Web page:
Privacy threat? New Amazon patent means Alexa could always listen and record every word spoken to it
Amazon is at the centre of a privacy scare after the e-commerce giant filed a patent that would allow Alexa to record everything a person says, before a command is actually issued.
This patent is sure to trigger privacy concerns, as it could mean that Alexa equipped devices would constantly record audio around the smart speaker.
Amazon is already facing privacy questions after it was reported last month that a global team of people at Amazon reviewed audio clips of people speaking to their Alexa-powered smart speakers.
The teams apparently review the recordings in order to improve Alexa’s understanding of human speech and make it better at responding to commands.
These Amazon teams are said to span many sites around the world, such as in Boston (US), through to Costa Rica, India and Romania. The team is said to number in the thousands, and is made up of both contractors and full-time Amazon employees.
But now Amazon is seeking to move one stage further after the discovery of a recent patent application, entitled ‘pre-wakeword speech processing.’
Amazon describes it as “a system for capturing and processing portions of a spoken utterance command that may occur before a wakeword.”
“The system buffers incoming audio and indicates locations in the audio where the utterance changes, for example when a long pause is detected,” it said. “When the system detects a wakeword within a particular utterance, the system determines the most recent utterance change location prior to the wakeword and sends the audio from that location to the end of the command utterance to a server for further speech processing.”
Essentially it means that if the new patent is implemented, Alexa-devices would constantly record audio around them, allowing them to respond to a command even if the wake word is at the very end.
It should be remembered that at the moment smart speakers powered by Alexa artificial intelligence, continuously listens to ambient sounds, but only sends recordings to be stored on Amazon’s servers following a “wake word” such as “Echo”, “Amazon” or “Alexa”.
But the device can sometimes mishear words and sounds, and mistakenly send recordings to the cloud.
The new Amazon patent would effectively allow users to add the Alexa wake word to the end of their conversations, and not at the start of them, and it would still respond.
So for example, “Alexa, will I need coat tomorrow?” could be replaced with “Will I need a coat tomorrow, Alexa?”
This means Alexa will always be listening and possibly recording – an issue that has not gone unnoticed by security experts.
“Many Amazon Alexa users will likely be alarmed by today’s news that the company’s latest patent would allow the devices – commonplace in homes across the UK – to record everything a person says before even being given a command,” said David Emm, principal security researcher at Kaspersky Lab.
“Whilst the patent doesn’t suggest it will be installed in future Alexa-enabled devices, this still signals an alarming development in the further surrender of our personal privacy,” said Emm. “Given the amount of sensitive information exchanged in the comfort of people’s homes, Amazon would be able to access a huge volume of personal information – information that would be of great value to cybercriminals and threat actors. If the data isn’t secured effectively, a successful breach of Amazon’s systems could have a severe knock-on effect on the data security and privacy of huge numbers of people.”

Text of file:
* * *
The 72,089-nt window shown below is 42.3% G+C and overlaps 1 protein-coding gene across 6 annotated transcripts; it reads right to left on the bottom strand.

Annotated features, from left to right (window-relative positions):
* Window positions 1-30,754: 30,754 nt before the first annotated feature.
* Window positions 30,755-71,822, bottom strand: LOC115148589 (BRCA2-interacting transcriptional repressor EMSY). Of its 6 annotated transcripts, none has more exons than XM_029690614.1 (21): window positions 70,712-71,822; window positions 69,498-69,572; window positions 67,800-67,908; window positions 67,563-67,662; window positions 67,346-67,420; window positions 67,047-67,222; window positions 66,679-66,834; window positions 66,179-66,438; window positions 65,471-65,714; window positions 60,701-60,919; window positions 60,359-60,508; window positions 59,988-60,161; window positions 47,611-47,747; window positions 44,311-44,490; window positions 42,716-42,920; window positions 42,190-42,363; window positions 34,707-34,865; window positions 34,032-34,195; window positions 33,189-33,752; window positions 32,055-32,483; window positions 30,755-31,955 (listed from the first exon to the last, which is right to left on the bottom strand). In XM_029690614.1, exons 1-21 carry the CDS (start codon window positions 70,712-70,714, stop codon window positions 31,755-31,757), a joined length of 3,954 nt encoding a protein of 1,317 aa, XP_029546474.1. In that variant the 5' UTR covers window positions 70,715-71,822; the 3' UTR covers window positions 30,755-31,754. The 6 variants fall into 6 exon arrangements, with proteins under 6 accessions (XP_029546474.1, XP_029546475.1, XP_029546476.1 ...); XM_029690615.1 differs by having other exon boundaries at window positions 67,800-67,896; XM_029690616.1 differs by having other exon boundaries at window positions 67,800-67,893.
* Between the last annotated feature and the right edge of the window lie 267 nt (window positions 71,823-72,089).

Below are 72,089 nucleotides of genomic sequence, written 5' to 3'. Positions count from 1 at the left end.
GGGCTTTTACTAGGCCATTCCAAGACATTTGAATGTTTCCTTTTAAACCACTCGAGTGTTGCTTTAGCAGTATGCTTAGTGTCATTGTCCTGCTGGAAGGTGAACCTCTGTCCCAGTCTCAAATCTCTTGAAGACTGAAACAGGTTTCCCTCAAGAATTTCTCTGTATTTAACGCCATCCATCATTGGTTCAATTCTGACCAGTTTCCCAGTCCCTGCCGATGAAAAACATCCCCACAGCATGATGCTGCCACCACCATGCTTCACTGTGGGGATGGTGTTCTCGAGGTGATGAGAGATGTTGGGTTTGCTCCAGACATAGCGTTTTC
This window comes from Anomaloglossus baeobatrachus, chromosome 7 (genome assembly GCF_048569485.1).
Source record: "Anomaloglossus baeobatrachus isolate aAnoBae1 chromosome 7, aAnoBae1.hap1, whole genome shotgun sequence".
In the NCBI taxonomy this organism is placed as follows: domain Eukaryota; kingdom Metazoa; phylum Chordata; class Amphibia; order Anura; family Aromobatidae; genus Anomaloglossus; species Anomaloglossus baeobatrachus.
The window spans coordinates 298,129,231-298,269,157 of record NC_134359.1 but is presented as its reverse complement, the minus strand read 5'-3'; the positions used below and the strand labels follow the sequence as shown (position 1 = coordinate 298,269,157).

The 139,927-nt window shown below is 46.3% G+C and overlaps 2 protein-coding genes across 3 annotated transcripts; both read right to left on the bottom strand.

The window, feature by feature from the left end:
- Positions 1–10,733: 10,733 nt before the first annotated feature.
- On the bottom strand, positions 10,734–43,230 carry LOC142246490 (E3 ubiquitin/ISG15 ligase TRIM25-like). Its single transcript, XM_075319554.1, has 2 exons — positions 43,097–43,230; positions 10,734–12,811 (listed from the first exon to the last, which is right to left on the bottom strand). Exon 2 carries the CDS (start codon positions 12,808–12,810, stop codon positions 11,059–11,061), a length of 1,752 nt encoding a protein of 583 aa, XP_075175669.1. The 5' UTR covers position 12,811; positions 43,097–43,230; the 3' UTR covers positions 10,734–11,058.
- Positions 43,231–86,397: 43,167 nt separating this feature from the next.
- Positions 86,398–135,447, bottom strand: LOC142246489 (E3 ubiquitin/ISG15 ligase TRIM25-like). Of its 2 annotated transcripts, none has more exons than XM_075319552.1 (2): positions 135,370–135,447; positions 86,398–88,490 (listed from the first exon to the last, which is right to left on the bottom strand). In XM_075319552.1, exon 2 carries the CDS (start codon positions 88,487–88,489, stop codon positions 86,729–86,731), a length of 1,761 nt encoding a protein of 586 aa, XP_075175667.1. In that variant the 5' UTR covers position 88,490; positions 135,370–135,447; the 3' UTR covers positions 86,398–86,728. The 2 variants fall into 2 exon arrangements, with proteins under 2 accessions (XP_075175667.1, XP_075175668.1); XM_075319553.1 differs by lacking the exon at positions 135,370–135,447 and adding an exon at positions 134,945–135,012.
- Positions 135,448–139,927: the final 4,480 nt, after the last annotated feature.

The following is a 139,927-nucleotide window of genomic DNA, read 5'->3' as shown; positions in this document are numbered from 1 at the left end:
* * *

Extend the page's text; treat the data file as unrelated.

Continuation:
Emm went onto to warn that consumers need to be informed of the change and its implications.
“If this patent comes into effect, consumers need to be made very aware of the ramifications of this – and to be fully briefed on what data is being collected, how it is being used, and how they can opt out of this collection,” said Emm. “Amazon may argue that analysing stored data will make their devices smarter for Alexa owners – but in today’s digital era, such information could be used nefariously, even by trusted parties. For instance, as we saw with Cambridge Analytica, public sector bodies could target election campaigns at those discussing politics.”
“There’s a world of difference between temporary local storage of sentences, to determine if the command word has been used, and bulk retention of data for long periods, or permanently – even if the listening process is legitimate and consumers have opted in,” concluded Emm. “There has already been criticisms of Amazon for not making it clear what is being recorded and stored – and we are concerned that this latest development shows the company moving in the wrong direction – away from data visibility, privacy, and consent.”
There have been a number of issues with Echo speakers since their arrival in June 2015.
Last Christmas for example, one case reportedly had Alexa telling a user to “kill your foster parents”.
Amazon eventually found that the line had been taken out of context from a Reddit discussion.
But Amazon has also been dragged into legal cases, including murder trials.
Last year judge in the US asked the firm to hand over audio recordings from an Amazon Echo.
The Echo speaker in question was located in a house in New Hampshire, where the bodies of two women with multiple stab wounds were found under the porch of the house.
Prior to that in 2016, US police wanted access to some audio data that may have been recorded on an Amazon Echo in a murder investigation of Victor Collins, who was found on 22 November 2015, in a hot tub at the home of Andrew Bates.
Police found signs of a struggle, including spots of blood and broken bottles, as well as an Amazon Echo on the home’s kitchen counter.
In March 2017 the impasse was resolved when the defendant, Andrew Bates, consented to allow the data to be handed over, which Amazon did.
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